Dark theme is one of the most requested features over the past few years. Both Apple and Google made a dark theme an essential part of UI. Dark theme’s reduced luminance provides safety in dark environments and can minimize eye strain.
Here are 8 tips to remember when designing a dark theme for your product.
1. Avoid pure black
A dark theme doesn’t have to be pure white text on a pure black background. In fact, that high contrast can be painful to look at.
It’s safer to use dark gray as the primary surface color for components, rather than true black (#000000). Dark gray surfaces reduce eye strain — light text on a dark gray surface has less contrast than light text on a black surface. Dark gray surfaces can express a wider range of color, elevation, and depth because it’s easier to see shadows on gray (instead of a true black).
Material design recommends #121212 as dark theme surface color.
2. Avoid using saturated colors on dark themes
Saturated colors which can look great on light surfaces, can visually vibrate against dark surfaces, making them harder to read. Desaturate primary colors in order to make the contrast enough against the dark surface.
Use lighter tones (colors in the 200–50 range) because they have better readability on dark theme surfaces. Lighter variants won’t make the UI less expressive but they help you maintain appropriate contrast without causing eye strain.
3. Meet accessibility color contrast standards
Ensure that your content remains comfortably legible in Dark Mode. Dark theme surfaces must be dark enough to display white text. Google Material Design recommends using a contrast level of at least 15.8:1 between text and the background.
Use color contrast tools to test contrast ratio.
4. Use “On” colors for text
“On” colors are colors that appear “on” top of components and key surfaces. They are typically used for text.
The default “on” colors for a dark theme is pure white (#FFFFFF). But #FFFFFF is a bright color and it would visually “vibrate” against dark backgrounds. That’s why Google Material design recommends using a slightly darker white:
- High-emphasis text should have an opacity of 87%
- Medium emphasis text is applied at 60%
- Disabled text uses an opacity of 38%.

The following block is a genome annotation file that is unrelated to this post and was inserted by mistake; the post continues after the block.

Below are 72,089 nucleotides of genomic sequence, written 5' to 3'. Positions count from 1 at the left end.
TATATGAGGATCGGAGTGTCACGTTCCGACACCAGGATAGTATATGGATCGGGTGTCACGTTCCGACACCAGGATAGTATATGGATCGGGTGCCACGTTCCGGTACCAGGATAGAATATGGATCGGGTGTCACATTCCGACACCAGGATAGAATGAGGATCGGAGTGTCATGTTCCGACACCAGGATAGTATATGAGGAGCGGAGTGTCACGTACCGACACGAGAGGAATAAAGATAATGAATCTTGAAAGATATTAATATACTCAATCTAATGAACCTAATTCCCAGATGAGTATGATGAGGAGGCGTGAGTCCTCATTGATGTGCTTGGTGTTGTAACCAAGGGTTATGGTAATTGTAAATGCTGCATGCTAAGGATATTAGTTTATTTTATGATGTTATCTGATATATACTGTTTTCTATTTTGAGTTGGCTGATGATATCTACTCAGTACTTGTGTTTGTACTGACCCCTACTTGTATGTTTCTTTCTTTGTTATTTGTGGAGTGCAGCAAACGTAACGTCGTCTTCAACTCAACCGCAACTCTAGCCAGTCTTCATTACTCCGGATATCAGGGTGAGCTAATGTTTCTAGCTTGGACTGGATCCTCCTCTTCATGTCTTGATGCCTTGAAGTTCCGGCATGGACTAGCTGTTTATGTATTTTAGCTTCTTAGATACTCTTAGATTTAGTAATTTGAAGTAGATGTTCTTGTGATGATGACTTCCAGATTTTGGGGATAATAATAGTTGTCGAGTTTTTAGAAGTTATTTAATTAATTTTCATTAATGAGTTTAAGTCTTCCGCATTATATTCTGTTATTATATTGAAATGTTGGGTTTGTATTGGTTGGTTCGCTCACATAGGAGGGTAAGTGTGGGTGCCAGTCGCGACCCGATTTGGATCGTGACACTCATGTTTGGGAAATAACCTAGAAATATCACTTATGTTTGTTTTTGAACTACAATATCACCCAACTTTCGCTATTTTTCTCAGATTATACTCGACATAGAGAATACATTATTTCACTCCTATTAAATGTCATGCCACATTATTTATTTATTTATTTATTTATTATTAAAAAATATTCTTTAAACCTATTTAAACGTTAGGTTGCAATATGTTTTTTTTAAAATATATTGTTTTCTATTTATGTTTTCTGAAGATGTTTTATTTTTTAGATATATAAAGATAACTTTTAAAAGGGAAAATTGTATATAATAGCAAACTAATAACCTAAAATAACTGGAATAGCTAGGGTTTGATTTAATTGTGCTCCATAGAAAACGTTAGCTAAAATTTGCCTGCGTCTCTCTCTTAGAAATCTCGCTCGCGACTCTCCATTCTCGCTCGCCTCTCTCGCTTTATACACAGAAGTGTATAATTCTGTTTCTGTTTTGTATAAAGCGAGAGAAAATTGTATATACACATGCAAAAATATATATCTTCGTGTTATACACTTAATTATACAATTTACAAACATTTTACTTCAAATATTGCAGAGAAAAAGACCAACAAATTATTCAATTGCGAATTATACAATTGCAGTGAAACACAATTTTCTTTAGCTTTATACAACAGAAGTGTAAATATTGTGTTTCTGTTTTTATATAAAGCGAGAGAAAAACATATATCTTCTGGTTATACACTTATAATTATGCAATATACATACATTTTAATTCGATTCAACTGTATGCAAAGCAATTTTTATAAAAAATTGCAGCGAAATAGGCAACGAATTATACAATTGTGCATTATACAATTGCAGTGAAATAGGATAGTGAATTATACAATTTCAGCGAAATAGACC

Quick tip: Light text on a dark background can appear more bold than dark on light. That’s why you may want to use lighter font weights for dark mode.
5. Consider the emotional aspect of your design
When it comes to designing a dark theme for an existing app, you probably want to communicate the same spectrum of emotions in dark mode. But it’s better not to do it. Why? Because
Colors are actually perceived differently depending on their background
That means a dark theme just can’t communicate the same as the light theme. As a result, dark and light themes will always evoke different emotions. Instead of trying to fix that, it’s much better to take advantage of that for your product’s identity.
A dark mode does not (always) have to be derived from the existing light theme.
6. Communicate depth
Similar to light theme design, when it comes to creating dark theme UI it’s essential to create hierarchy and emphasize important elements in your layout.
Elevation is a tool we use to communicate the hierarchy of elements.
In light mode, we use shadows to express elevation. The higher surface gets, the wider a shadow it casts. The same approach wouldn’t work in a dark theme — it’s hard to see a shadow against a dark background. It’s better to illuminate the surface of each level.
In dark themes built with Material, elevated surfaces and components are colored using overlays. The higher a surface’s elevation, the lighter that surface becomes.
Higher elevation, lighter surface
7. Allow users to switch from regular to the dark mode
It’s tempting to let the system decide when to on or off dark theme. However, this design decision can lead to bad UX. By doing that you’re taking control from the user and make the system decide for them.
That’s why it’s better not to use auto-enabling a dark theme. Allow users to turn dark theme on (or off) using UI control. Users should be able to opt into a mode manually, based on their own needs. You need to position and design the mode switcher.
8. Test your design in both light and dark appearances
See how your UI looks in both appearances, and adjust your designs as needed to accommodate each one. Consider testing your product after sundown, with incandescent lighting.